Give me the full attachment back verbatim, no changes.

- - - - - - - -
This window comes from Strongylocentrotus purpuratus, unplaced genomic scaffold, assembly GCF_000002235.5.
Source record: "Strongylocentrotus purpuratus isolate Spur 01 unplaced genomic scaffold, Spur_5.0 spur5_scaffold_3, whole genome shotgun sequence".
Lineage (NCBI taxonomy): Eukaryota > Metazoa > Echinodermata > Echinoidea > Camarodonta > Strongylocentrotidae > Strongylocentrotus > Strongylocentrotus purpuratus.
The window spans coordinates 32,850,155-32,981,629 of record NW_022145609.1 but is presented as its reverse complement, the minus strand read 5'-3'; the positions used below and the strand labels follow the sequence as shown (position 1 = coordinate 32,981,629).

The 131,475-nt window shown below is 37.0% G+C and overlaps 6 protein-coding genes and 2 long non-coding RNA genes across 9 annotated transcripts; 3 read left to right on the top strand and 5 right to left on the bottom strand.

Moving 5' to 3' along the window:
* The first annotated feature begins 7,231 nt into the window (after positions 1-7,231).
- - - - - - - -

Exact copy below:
This window comes from Strongylocentrotus purpuratus, unplaced genomic scaffold, assembly GCF_000002235.5.
Source record: "Strongylocentrotus purpuratus isolate Spur 01 unplaced genomic scaffold, Spur_5.0 spur5_scaffold_3, whole genome shotgun sequence".
Lineage (NCBI taxonomy): Eukaryota > Metazoa > Echinodermata > Echinoidea > Camarodonta > Strongylocentrotidae > Strongylocentrotus > Strongylocentrotus purpuratus.
The window spans coordinates 32,850,155-32,981,629 of record NW_022145609.1 but is presented as its reverse complement, the minus strand read 5'-3'; the positions used below and the strand labels follow the sequence as shown (position 1 = coordinate 32,981,629).

The 131,475-nt window shown below is 37.0% G+C and overlaps 6 protein-coding genes and 2 long non-coding RNA genes across 9 annotated transcripts; 3 read left to right on the top strand and 5 right to left on the bottom strand.

Moving 5' to 3' along the window:
* The first annotated feature begins 7,231 nt into the window (after positions 1-7,231).